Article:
Kiona Smith

Kiona Smith is a space reporter at Inverse. Nothing brings them more joy than a gleefully morbid description of a black hole or a deep speculative dive into what aliens might be like, except maybe a great pun.

When Kiona isn't enthusiastically nerding out about space at Inverse, they also contribute freelance archaeology stories at Ars Technica. Over the last decade, Kiona has written online and in print at a number of other outlets. Their first book, an illustrated look at a weirdly niche bit of spaceflight history, will be out with Running Press in 2024.

Kiona studied anthropology at Texas A&M University and has spent the last decade telling people interesting stories about science.

Based in Tulsa, Oklahoma, Kiona shares their office with a scruffy little dog and a very jumpy gecko. When not writing, they're usually knitting, cross-stitching, tabletop gaming, or chasing Pokemon.

Find them on Twitter @KionaSmith07.

Space

The James Webb Space Telescope Just Uncovered A Possible Explanation for Why Giant Gaseous Planets Often Fail

The problem is the neighbors and their pesky ultraviolet radiation.

ByKiona Smith
Space

Look: Intuitive Machines’ Odysseus Moon Lander Sent Back What Could Be Its Final Photo

“He’s a scrappy little dude.”

ByKiona Smith
space

It Turns Out Tiny Galaxies Made the Universe Visible

Dwarf galaxies packed a surprisingly energetic punch in the early universe — and gave us all a helluva view.

ByKiona Smith
Space

Behold The Strange Beauty Of A Tangled Nebula

This is all that's left of a massive star that died 40,000 years ago.

ByKiona Smith
Space

This Hellish Version of Earth Has Lava Oceans

Surf's up — if you dare.

ByKiona Smith
Space

NASA Didn’t Just Redirect An Asteroid — It Reshaped It

Forget a little misdirection; DART rearranged almost a tenth of asteroid Dimorphos's mass.

ByKiona Smith
Space

46 Years Ago, a Rare Alignment of Our Planets Allowed For An Iconic Space Mission

With Voyager 1 on the fritz, it's a great time to look back at the 46-year space mission's origin story.

ByKiona Smith
Space

The Webb Telescope Just Solved a 37-Year-Old Space Explosion Mystery

SN 1987a is the only supernova that's been visible with the unaided eye in the last 400 years, and we're only now figuring out what's at its center.

ByKiona Smith
Space

A Backbone Holding Up the Milky Way Is Bending — And Astronomers Don't Know Why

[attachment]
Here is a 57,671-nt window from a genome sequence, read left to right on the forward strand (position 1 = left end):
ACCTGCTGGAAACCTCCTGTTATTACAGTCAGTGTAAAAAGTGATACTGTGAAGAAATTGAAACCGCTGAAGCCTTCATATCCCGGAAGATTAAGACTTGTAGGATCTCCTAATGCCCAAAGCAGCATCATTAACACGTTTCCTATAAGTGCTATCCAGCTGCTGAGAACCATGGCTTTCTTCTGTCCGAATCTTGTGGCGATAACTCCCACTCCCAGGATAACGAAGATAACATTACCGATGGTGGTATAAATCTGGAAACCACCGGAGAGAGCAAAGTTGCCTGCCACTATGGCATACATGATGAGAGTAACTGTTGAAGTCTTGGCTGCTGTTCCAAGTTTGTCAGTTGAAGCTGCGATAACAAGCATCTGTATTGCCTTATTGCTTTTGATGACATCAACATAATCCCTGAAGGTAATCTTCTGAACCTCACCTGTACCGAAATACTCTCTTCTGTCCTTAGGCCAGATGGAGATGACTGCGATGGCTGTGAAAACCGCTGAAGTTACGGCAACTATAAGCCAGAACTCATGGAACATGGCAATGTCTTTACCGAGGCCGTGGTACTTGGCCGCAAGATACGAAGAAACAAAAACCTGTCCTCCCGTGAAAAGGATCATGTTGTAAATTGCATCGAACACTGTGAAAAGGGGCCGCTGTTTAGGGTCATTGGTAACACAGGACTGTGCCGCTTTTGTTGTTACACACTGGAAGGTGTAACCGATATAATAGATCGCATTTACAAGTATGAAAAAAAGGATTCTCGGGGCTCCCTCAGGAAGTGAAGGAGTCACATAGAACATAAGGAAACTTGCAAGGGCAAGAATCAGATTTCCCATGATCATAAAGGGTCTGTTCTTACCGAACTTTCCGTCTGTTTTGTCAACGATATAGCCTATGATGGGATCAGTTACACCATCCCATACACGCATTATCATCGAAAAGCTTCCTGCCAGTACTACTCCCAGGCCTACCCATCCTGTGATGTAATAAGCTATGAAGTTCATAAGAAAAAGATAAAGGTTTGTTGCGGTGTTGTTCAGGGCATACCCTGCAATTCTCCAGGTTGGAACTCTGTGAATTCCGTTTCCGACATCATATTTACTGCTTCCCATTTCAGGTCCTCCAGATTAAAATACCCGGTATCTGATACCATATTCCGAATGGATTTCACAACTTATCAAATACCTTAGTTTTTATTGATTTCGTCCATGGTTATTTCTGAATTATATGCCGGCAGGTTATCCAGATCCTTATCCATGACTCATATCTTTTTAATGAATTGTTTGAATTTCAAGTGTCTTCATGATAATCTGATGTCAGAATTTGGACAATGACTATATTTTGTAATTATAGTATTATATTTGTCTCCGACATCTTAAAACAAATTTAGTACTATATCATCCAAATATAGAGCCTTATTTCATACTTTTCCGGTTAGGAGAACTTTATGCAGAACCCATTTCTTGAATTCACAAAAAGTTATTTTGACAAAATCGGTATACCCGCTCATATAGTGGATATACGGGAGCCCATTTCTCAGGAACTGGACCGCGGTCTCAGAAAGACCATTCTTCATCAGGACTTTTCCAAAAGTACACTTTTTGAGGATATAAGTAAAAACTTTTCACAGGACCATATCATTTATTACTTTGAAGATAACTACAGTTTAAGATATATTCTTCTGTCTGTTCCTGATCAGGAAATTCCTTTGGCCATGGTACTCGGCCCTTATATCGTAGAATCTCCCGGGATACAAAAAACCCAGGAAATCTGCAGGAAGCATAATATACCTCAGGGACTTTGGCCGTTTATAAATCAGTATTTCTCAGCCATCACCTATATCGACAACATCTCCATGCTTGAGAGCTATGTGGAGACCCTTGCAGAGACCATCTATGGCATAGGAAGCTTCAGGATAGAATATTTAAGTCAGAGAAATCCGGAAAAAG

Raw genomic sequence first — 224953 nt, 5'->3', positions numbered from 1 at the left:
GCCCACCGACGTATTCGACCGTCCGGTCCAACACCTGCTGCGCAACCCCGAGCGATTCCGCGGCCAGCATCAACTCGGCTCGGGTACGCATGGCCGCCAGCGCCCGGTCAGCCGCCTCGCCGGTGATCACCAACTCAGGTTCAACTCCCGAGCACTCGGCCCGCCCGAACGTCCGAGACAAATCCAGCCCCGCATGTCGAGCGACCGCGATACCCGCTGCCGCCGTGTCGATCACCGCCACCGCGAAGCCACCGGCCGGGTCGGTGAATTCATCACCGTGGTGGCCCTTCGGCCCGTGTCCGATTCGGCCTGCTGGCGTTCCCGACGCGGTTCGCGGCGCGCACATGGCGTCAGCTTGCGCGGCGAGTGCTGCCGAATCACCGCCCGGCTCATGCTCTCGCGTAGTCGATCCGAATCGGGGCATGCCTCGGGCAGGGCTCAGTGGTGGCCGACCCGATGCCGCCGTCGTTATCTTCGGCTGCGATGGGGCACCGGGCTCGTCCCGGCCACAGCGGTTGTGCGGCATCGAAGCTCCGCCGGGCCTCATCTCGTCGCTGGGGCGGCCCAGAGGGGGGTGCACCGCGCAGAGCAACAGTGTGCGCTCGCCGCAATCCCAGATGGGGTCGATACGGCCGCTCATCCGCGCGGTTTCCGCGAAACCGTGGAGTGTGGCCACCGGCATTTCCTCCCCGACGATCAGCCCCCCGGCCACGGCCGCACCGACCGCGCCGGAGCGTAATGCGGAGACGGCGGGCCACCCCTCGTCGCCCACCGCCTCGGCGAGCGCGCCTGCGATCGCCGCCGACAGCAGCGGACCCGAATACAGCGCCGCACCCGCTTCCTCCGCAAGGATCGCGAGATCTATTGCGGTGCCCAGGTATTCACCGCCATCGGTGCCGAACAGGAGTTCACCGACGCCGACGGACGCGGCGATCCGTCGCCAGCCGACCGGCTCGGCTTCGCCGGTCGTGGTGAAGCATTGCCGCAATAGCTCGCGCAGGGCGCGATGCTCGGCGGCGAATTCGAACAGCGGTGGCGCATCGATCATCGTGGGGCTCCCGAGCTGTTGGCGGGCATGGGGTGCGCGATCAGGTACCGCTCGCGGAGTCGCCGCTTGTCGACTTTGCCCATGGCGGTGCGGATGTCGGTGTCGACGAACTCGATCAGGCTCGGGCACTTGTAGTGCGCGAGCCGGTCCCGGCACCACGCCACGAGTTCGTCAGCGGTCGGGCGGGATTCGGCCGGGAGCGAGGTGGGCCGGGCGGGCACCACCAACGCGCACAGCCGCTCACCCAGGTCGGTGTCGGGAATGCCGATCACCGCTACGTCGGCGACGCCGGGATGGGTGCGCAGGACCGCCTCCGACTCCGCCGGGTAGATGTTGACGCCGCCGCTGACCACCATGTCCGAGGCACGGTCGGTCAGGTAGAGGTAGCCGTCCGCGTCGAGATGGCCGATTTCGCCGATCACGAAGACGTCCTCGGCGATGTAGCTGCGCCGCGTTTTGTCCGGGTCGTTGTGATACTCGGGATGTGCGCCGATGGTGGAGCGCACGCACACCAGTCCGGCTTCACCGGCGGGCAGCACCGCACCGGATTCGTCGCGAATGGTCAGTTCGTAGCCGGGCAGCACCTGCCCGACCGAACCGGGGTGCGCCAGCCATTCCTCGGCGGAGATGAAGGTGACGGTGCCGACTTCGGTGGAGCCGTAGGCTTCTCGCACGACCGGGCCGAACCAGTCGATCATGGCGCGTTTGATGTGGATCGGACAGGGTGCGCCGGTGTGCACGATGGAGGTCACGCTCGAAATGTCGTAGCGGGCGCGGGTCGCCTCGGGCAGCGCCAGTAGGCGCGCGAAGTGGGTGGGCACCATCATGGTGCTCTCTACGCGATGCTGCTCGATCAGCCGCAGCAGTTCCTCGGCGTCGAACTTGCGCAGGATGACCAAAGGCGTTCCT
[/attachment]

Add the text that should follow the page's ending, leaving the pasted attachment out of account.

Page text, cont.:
The nearby Radcliffe Wave is in motion, a new study reveals.

ByKiona Smith
Space

Watch: SpaceX Could Launch Intuitive Machines’ Moon Lander Tonight And Finally Make History

Here's your guide to launch day and why this commercial space mission actually matters.

ByKiona Smith
Space

Rare Meteorites That Could Be Long Lost Chunks of Mercury Just Fell To Earth

The meteorites are an extremely rare type of space rock called aubrites.

ByKiona Smith
Space

Look! NASA Captured A Rare Closeup of the Solar System’s Most Terrifying Moon

Io is the most volcanically active moon in the Solar System.

ByKiona Smith
Space

Saturn's "Death Star" Moon Mimas May Actually Be Packed Full of Water

Still no sign of that exhaust port, though.

ByKiona Smith
Space

What Happens If You Look Directly At a Solar Eclipse? An Ophthalmologist Reveals the Damage

Spoiler alert: Don't.

ByKiona Smith
Space

Hubble Captured A Near-Perfect Spiral Galaxy Just After A Supernova

The calm after the storm.

ByKiona Smith
Space

After Swapping Cameras, Astronomers Spot Stars Being Ripped Apart All Around Us

The universe is far more violent than we realize.

ByKiona Smith
Space

Astronomers Captured A Star Cluster Ripping An Interstellar Dust Cloud To Shreds

You can see the constellation Pleiades with the unaided eye, but the tattered nebula only shows up with a sizeable telescope.

ByKiona Smith
Space

The Wolf Moon Is Rising Tonight — Here’s Where You Can Spot It

"Go look at the sky" is the best New Year's resolution.

ByKiona Smith
Space

A Potential Source of the Milky Way’s Highest-Energy Rays Is Mystifying Physicists

Some high-energy cosmic rays may come from twin jets of matter being ejected from a smallish black hole.

ByKiona Smith
Space

New Study Finally Sheds Light On One of the Universe’s Weirdest Objects

These weird celestial objects can form like stars or planets, but the end result is the same: a gas giant almost big enough to be a star.

ByKiona Smith